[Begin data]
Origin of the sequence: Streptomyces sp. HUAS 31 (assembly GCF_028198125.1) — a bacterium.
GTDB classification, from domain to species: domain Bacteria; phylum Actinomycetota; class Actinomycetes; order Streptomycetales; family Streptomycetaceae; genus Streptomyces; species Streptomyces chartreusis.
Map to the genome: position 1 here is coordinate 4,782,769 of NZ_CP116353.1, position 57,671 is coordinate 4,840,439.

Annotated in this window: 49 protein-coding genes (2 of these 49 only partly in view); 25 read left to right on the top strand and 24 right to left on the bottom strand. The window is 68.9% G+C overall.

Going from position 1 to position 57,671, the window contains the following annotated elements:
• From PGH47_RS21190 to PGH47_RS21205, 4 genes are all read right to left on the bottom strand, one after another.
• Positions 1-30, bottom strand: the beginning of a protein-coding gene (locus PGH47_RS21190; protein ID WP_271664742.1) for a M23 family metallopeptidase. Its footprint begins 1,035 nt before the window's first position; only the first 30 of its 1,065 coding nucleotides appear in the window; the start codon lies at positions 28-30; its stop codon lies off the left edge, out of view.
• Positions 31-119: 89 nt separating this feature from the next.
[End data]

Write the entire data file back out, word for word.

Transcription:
Origin of the sequence: Streptomyces sp. HUAS 31 (assembly GCF_028198125.1) — a bacterium.
GTDB classification, from domain to species: domain Bacteria; phylum Actinomycetota; class Actinomycetes; order Streptomycetales; family Streptomycetaceae; genus Streptomyces; species Streptomyces chartreusis.
Map to the genome: position 1 here is coordinate 4,782,769 of NZ_CP116353.1, position 57,671 is coordinate 4,840,439.

Annotated in this window: 49 protein-coding genes (2 of these 49 only partly in view); 25 read left to right on the top strand and 24 right to left on the bottom strand. The window is 68.9% G+C overall.

Going from position 1 to position 57,671, the window contains the following annotated elements:
• From PGH47_RS21190 to PGH47_RS21205, 4 genes are all read right to left on the bottom strand, one after another.
• Positions 1-30, bottom strand: the beginning of a protein-coding gene (locus PGH47_RS21190; protein ID WP_271664742.1) for a M23 family metallopeptidase. Its footprint begins 1,035 nt before the window's first position; only the first 30 of its 1,065 coding nucleotides appear in the window; the start codon lies at positions 28-30; its stop codon lies off the left edge, out of view.
• Positions 31-119: 89 nt separating this feature from the next.